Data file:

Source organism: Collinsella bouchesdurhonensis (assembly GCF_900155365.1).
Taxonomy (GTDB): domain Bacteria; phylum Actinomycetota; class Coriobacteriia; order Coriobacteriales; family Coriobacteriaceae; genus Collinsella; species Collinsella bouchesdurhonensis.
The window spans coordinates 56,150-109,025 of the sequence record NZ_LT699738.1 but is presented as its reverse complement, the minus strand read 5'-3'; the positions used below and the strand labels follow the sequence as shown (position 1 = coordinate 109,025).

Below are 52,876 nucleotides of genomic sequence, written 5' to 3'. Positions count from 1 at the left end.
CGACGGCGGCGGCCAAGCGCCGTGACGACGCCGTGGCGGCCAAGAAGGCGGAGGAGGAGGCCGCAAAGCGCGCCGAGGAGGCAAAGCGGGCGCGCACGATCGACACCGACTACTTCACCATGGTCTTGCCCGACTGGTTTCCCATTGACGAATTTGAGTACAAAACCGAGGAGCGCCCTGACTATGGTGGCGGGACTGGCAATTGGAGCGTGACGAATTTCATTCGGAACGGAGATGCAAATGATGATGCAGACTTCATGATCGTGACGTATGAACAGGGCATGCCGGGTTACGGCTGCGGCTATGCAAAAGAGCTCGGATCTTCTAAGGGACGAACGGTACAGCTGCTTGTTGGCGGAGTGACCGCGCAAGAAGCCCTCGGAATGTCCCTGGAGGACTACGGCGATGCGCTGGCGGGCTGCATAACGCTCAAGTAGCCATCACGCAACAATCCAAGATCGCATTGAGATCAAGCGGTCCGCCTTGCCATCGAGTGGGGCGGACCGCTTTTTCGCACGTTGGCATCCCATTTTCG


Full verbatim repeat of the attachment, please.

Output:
Source organism: Collinsella bouchesdurhonensis (assembly GCF_900155365.1).
Taxonomy (GTDB): domain Bacteria; phylum Actinomycetota; class Coriobacteriia; order Coriobacteriales; family Coriobacteriaceae; genus Collinsella; species Collinsella bouchesdurhonensis.
The window spans coordinates 56,150-109,025 of the sequence record NZ_LT699738.1 but is presented as its reverse complement, the minus strand read 5'-3'; the positions used below and the strand labels follow the sequence as shown (position 1 = coordinate 109,025).

Below are 52,876 nucleotides of genomic sequence, written 5' to 3'. Positions count from 1 at the left end.
CGACGGCGGCGGCCAAGCGCCGTGACGACGCCGTGGCGGCCAAGAAGGCGGAGGAGGAGGCCGCAAAGCGCGCCGAGGAGGCAAAGCGGGCGCGCACGATCGACACCGACTACTTCACCATGGTCTTGCCCGACTGGTTTCCCATTGACGAATTTGAGTACAAAACCGAGGAGCGCCCTGACTATGGTGGCGGGACTGGCAATTGGAGCGTGACGAATTTCATTCGGAACGGAGATGCAAATGATGATGCAGACTTCATGATCGTGACGTATGAACAGGGCATGCCGGGTTACGGCTGCGGCTATGCAAAAGAGCTCGGATCTTCTAAGGGACGAACGGTACAGCTGCTTGTTGGCGGAGTGACCGCGCAAGAAGCCCTCGGAATGTCCCTGGAGGACTACGGCGATGCGCTGGCGGGCTGCATAACGCTCAAGTAGCCATCACGCAACAATCCAAGATCGCATTGAGATCAAGCGGTCCGCCTTGCCATCGAGTGGGGCGGACCGCTTTTTCGCACGTTGGCATCCCATTTTCG